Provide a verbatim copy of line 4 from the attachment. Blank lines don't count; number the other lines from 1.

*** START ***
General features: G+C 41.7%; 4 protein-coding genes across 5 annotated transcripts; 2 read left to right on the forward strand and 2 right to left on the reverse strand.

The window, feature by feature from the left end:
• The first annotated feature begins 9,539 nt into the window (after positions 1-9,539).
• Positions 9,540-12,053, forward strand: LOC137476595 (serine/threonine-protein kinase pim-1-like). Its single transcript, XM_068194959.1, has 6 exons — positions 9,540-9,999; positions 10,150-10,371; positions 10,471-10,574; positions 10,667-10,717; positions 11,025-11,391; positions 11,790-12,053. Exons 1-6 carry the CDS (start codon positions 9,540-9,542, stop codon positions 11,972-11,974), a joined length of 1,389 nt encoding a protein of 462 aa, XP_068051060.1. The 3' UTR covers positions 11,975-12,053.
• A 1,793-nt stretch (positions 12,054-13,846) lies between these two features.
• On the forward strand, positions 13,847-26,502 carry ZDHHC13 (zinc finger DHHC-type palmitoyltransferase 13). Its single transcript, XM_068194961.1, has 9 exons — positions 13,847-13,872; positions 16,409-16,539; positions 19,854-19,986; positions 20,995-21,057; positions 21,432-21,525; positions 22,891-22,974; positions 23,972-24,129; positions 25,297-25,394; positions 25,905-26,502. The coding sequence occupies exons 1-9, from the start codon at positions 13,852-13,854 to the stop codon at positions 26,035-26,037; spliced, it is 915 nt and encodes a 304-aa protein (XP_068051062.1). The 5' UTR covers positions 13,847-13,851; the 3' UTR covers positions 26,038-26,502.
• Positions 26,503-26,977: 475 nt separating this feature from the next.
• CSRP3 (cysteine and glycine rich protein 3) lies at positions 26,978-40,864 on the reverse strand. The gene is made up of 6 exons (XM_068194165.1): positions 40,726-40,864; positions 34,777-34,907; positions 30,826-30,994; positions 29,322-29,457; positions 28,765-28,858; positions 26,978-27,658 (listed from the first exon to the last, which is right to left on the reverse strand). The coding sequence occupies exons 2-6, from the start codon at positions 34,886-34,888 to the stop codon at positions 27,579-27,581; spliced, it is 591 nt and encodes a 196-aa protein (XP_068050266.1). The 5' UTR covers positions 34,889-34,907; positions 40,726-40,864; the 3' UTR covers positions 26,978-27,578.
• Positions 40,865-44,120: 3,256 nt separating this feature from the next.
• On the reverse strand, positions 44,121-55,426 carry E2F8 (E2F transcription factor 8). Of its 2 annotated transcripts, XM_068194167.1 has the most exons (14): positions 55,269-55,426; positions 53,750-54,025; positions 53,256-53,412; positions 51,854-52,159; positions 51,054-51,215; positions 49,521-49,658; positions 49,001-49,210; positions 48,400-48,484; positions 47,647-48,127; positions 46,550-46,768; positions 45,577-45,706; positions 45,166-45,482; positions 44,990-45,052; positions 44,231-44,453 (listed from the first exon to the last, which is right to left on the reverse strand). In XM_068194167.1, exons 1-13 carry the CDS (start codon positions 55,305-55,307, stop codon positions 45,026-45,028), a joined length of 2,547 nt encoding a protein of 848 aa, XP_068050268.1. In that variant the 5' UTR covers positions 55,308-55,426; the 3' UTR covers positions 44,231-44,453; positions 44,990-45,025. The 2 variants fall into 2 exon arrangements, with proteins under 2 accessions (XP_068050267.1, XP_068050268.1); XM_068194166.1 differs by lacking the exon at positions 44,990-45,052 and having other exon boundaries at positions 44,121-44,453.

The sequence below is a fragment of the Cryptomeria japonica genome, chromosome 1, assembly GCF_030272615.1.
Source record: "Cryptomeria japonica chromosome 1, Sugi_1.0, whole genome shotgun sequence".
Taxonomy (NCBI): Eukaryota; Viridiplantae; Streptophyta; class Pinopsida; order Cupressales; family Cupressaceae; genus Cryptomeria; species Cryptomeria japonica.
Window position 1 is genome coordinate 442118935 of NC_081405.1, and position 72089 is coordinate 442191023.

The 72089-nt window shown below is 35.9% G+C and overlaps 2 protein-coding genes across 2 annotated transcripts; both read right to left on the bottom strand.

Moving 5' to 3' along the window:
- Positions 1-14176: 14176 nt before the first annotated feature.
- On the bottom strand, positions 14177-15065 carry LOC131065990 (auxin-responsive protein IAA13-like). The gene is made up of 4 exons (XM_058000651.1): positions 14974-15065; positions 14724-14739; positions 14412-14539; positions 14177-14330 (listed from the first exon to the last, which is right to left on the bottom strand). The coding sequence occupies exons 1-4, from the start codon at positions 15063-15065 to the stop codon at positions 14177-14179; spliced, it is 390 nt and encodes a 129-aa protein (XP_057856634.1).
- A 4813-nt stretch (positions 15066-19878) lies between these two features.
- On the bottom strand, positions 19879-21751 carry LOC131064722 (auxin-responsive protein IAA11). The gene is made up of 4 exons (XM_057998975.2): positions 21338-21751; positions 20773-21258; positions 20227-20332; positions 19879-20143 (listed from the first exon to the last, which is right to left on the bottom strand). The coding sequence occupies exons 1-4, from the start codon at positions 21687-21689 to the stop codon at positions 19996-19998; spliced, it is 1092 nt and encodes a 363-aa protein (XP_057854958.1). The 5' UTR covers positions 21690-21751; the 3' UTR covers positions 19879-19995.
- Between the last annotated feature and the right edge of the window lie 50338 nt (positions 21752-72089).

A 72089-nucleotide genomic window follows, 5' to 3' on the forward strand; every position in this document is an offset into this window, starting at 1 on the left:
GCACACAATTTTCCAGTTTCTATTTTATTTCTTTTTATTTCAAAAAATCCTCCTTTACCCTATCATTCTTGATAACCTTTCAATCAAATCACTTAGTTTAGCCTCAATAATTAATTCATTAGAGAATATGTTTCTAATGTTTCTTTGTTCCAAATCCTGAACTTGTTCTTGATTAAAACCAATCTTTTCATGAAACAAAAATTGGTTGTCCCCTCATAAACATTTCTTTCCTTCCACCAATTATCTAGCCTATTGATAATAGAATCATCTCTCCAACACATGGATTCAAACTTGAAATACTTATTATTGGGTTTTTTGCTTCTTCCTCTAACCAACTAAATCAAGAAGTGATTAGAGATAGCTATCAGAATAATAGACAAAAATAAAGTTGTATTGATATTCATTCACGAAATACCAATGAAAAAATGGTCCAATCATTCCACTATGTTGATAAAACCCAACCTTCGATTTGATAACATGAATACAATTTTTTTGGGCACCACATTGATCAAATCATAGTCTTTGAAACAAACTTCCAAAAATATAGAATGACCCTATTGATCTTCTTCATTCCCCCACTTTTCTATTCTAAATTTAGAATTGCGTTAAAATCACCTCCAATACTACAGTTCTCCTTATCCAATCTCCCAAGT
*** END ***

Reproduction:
• Positions 9,540-12,053, forward strand: LOC137476595 (serine/threonine-protein kinase pim-1-like). Its single transcript, XM_068194959.1, has 6 exons — positions 9,540-9,999; positions 10,150-10,371; positions 10,471-10,574; positions 10,667-10,717; positions 11,025-11,391; positions 11,790-12,053. Exons 1-6 carry the CDS (start codon positions 9,540-9,542, stop codon positions 11,972-11,974), a joined length of 1,389 nt encoding a protein of 462 aa, XP_068051060.1. The 3' UTR covers positions 11,975-12,053.